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My Sorority Recruitment Experience at Boston University

I never thought that I’d be someone who participated in Greek life. Throughout high school, my friends expressed their excitement at the idea of one day being in sororities and fraternities where they would find life-long friends, fulfill philanthropic goals, and have rampant and exciting social lives.

I never envisioned myself within such a community. Everything I thought I knew about sororities were from stories that I had heard and outdated stereotypes, and from all the information I gathered, it never really seemed to be my thing. 

Once I came to college my perspective shifted slightly. I had some older friends who were involved in Greek life and absolutely raved about it - they claimed that it had expanded their social circle and enabled them to meet incredible people they otherwise might never have crossed paths with. The idea began to seem more and more appealing as my freshman semester sped by.

group of women facing backwards

The nice thing about Boston University’s Greek life is that it isn't the first semester. I still think that is a large reason why I decided to give it a shot. Having the first semester to find my place at school first before I worried about anything to do with sororities was really important to me. I was able to make wonderful friends without any social constraints or biases. Everything was fresh and new, and possibilities seemed endless.

However, towards the end of my first semester of freshman year, I began to grow hungry for more. I loved my life at school, my friends, and my classes, but I felt as if there was so much more to explore. I passed faces on the street that I had seen around many times, yet I didn’t know them at all. As an extroverted person, I longed to meet more people, as going to a city school facilitates a lot of independence. As much as I love and thrive on the individuality that my school requires, I also was beginning to wish for a smaller community where I could really get to know more people.

At last, I decided I would give sorority recruitment a shot. Most of my friends had decided to rush, and I felt that there was no harm in trying. The worst that happened was that I could drop, I thought. Another benefit of going to BU is that you don’t need to be a part of a sorority just to have a social life—it simply felt like an added bonus to me. So, without knowing much at all, I decided to give rush a go.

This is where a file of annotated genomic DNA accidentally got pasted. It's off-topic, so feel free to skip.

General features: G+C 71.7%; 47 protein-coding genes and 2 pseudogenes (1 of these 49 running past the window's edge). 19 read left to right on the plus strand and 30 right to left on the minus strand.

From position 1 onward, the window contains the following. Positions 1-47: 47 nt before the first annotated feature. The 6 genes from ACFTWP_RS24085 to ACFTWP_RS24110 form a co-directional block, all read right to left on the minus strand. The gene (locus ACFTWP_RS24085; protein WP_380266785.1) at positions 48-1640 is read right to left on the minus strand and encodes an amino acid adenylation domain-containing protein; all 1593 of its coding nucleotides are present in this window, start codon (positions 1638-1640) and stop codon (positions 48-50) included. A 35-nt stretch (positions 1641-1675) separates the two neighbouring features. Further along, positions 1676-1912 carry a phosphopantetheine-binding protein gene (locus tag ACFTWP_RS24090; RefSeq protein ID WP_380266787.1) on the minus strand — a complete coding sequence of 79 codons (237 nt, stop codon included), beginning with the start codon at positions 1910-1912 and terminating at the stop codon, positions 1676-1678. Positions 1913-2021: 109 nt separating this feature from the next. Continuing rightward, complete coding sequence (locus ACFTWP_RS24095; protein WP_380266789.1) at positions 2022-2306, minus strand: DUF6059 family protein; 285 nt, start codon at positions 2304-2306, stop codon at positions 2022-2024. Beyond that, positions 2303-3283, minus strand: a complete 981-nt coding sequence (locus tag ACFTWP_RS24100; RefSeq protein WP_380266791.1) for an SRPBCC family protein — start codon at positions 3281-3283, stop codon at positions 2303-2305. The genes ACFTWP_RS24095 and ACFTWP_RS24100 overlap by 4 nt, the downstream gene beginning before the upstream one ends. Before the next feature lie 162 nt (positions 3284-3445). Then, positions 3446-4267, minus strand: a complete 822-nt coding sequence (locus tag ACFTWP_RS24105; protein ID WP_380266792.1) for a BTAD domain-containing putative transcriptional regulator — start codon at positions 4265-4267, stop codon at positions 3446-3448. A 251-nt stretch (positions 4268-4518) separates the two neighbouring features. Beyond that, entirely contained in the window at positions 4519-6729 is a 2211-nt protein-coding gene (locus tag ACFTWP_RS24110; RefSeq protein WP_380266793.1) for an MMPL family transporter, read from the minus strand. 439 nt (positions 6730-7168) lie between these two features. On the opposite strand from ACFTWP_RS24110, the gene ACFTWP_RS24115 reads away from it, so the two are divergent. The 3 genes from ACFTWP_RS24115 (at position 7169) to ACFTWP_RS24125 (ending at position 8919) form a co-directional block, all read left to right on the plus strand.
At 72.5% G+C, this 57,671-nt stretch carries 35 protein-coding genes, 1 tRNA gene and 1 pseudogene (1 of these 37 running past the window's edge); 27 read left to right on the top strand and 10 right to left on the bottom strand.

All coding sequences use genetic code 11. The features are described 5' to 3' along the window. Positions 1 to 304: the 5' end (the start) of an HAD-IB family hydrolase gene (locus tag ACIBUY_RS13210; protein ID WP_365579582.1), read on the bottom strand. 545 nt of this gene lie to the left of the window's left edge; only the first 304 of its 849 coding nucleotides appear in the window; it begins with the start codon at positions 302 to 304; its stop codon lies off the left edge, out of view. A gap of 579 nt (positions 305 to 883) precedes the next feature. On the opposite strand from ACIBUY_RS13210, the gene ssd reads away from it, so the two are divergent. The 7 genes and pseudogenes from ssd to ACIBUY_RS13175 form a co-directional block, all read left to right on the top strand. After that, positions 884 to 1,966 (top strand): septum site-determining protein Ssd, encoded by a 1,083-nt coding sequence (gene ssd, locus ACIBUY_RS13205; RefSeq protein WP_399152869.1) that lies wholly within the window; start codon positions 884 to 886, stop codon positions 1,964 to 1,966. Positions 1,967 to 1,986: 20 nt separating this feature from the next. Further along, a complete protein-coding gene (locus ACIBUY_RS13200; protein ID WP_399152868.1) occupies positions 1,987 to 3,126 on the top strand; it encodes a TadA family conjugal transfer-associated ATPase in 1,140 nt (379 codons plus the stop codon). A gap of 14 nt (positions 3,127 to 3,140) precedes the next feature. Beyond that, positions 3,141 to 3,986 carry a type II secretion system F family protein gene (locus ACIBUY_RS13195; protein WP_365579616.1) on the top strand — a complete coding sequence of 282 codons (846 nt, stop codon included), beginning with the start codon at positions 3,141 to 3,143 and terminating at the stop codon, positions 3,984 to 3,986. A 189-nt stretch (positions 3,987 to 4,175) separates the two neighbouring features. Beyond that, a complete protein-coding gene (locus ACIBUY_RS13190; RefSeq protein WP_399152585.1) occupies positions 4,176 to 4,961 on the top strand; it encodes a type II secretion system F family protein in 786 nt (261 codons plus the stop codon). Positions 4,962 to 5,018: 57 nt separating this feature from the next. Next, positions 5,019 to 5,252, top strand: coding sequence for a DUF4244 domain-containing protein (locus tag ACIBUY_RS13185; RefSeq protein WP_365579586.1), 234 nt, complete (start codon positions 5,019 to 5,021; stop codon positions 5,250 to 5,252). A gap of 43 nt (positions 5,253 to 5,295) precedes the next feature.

Sorority recruitment was like nothing I had ever done before. Quite honestly, I think it was one of the best learning experiences I’ve ever had. You spend days talking to girls from all walks of life. Some were scientific, some were artistic. Some were quiet, and some were outgoing. I felt as if I met more people in the span of four days than I had my entire life, (exaggeration, but still I met a LOT). If recruitment taught me anything, it would be how to talk to any person about absolutely anything. Eventually, I began to enjoy the rounds of conversations I had to conduct at different houses. However, I also felt lucky in the sense that I enjoy talking (sometimes, according to my friends and family, a little too much). However, I imagine that being a shy person and going through recruitment is certainly a struggle.

Kayla Bacon-Friends With Flowers

There definitely is a lot of pressure as you go through recruitment. Even if you aren’t constantly being judged, it kind of feels like you are. There’s also undoubtedly a spirit of competition in the air. It’s like anything in life: a job interview, an audition, a sports tryout. Recruitment simply feels more intense because the package you’re trying to sell isn’t your grades, your talent, or even your appearance—it’s your entire package as a person.

There are definitely some negative aspects of recruitment. Everything feels very public about the entire process, which can be painful if you look around and see a bunch of girls asked back to a house that you weren’t. Although rejection is part of life, it definitely isn’t easy to check your schedule and see a house drop you, even if deep down you know it wasn’t right for you. Ridiculous questions fill your mind such as, “Why wasn’t I good enough?” However, it becomes clear that sometimes it's not really about you at all. Sometimes a house just isn’t the right fit. 

Bid day is where the celebrations set in, and with trembling fingers you unfold an envelope that reveals which sorority will become your home. In the beginning of the process, I didn’t know much about anything, so I wasn’t that emotionally invested in any particular house. However, by the end, I found myself much more nervous than I ever would’ve expected. In four short days, I had built connections and grown to have an attachment to some of the houses and people that I had met. That definitely was a surprise for me, but a happy one.

Greek life is nothing like I expected. There are so many stories and stereotypes out there, so it’s easy to get wrapped up in the rumors and focus on the things that don’t matter. It’s only been a few days, but I am already so excited regarding what is to come. I never envisioned myself as going through recruitment or joining a sorority.

However, I can safely say that I am so glad I put myself out there and did. Give things a shot, after all, you never know how much they will surprise you.

 

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